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J Comp Neurol. 2002 Jun 24;448(2):128-37.

Synaptic vesicle recycling at two classes of release sites in giant nerve terminals of the embryonic chicken ciliary ganglion.

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Departments of Stomatology and Physiology, University of California, San Francisco, California 94143, USA.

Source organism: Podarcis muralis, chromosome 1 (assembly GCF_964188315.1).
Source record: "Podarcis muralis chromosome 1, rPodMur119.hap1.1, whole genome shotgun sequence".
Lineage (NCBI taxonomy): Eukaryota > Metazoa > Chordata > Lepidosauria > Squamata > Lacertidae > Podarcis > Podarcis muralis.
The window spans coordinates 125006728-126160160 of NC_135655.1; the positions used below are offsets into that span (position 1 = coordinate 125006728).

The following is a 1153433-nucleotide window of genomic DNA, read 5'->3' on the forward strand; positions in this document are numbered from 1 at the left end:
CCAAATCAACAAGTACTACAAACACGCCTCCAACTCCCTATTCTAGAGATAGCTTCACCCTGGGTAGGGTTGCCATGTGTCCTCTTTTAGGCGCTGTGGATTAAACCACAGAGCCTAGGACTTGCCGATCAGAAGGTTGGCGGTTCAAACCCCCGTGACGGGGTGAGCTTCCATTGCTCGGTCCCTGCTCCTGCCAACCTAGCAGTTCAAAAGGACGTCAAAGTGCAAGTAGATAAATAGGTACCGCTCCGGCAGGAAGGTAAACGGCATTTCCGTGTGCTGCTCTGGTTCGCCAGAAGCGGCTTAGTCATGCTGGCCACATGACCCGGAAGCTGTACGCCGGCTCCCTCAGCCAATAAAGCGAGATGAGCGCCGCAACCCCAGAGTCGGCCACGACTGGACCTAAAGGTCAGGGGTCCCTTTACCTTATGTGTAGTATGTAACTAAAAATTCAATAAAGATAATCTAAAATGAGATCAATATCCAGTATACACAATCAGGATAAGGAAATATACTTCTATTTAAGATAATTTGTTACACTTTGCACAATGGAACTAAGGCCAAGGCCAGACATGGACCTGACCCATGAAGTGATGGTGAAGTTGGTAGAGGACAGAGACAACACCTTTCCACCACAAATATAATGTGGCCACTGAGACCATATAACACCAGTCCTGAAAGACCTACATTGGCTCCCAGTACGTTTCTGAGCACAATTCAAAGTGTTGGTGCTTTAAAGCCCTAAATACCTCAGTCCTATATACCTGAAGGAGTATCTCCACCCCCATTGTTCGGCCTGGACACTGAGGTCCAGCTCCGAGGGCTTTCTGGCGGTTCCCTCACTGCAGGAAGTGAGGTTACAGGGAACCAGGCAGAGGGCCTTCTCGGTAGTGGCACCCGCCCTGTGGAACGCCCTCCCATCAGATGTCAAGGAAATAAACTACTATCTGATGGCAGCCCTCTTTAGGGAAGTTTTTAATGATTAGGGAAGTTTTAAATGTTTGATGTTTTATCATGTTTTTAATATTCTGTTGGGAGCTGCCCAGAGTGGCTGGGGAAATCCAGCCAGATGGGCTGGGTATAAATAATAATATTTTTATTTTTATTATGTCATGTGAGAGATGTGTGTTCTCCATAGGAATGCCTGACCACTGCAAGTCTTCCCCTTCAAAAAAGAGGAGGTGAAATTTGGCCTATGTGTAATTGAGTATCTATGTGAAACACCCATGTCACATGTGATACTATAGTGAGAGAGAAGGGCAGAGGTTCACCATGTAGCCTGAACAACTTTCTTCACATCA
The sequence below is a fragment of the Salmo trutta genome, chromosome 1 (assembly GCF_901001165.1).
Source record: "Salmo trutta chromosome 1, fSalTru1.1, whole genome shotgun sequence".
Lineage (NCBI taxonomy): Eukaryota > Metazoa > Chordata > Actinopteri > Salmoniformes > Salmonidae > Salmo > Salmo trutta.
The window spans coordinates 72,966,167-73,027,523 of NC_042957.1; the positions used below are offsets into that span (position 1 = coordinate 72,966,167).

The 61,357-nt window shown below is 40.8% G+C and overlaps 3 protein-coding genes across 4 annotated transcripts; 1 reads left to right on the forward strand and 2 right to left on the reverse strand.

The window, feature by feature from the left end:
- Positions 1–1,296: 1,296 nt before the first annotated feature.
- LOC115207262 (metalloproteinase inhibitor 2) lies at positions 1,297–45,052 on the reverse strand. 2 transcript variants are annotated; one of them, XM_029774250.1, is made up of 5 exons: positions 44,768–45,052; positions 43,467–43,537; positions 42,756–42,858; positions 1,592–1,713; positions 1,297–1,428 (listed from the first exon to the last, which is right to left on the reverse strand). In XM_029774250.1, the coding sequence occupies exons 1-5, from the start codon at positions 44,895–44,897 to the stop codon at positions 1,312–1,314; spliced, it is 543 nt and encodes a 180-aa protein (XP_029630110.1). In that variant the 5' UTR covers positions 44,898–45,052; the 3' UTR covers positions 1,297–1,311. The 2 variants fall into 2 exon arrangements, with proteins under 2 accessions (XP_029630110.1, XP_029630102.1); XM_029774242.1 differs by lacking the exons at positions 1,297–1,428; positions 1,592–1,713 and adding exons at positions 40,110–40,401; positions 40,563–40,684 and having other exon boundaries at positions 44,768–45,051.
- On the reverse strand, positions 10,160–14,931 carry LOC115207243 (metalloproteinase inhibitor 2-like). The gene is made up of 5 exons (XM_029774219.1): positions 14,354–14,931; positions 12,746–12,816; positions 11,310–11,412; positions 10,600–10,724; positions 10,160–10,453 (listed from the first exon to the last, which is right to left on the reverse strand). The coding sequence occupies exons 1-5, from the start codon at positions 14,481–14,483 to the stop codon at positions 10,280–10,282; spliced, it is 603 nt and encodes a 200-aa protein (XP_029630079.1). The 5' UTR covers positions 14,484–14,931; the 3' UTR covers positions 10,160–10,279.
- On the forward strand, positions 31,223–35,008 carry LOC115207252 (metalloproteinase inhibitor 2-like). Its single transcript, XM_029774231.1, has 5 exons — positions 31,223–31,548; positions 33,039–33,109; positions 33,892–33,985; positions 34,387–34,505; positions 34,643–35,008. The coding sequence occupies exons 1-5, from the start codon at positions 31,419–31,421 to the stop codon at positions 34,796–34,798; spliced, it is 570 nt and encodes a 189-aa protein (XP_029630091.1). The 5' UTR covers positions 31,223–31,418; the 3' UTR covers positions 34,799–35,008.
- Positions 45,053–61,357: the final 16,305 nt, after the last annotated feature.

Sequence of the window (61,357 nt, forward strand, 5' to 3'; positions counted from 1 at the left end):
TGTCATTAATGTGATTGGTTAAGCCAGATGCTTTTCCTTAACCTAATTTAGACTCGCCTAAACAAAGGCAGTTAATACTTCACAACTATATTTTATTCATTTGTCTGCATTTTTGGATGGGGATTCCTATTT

Rapid synaptic transmission in the embryonic chicken ciliary ganglion occurs through the activation of two distinct classes of nicotinic acetylcholine receptors (AChRs): those containing alpha3 subunits (alpha 3*-AChRs) and those containing alpha7 subunits (alpha 7*-AChRs). alpha3*-AChRs are found on ciliary neurons in clusters at synaptic sites on the cell body, whereas alpha7* -AChRs are found on somatic spines, which historically were thought not to have release sites in the embryo. However, Shoop et al. (Shoop et al. [1999] J. Neurosci. 19:692-704) recently described release sites having pre- and postsynaptic densities on somatic spines. We used transmission electron microscopy to compare the structure of synaptic sites on spines with those on the smooth surfaced part of the cell. We find that the two populations of sites are similar in active zone length, number of vesicles, and distance between vesicles and active zone. To study the functional properties of these sites, we examined their stimulation-dependent uptake and release of the extracellular tracer horseradish peroxidase (HRP). We found that each class of release sites both took up and released HRP in a stimulation- and calcium-dependent manner. The mean fraction of synaptic vesicles labeled with tracer was similar for the two populations, both after loading ( approximately 45%) and after unloading ( approximately 7%). Thus we detect no differences between these two anatomically distinct classes of release sites, other than their incidence: sites on spines occurred only 12% as often as those on the cell body. The release sites on somatic spines presumably underlie synaptic responses attributable to alpha7*-AChRs.

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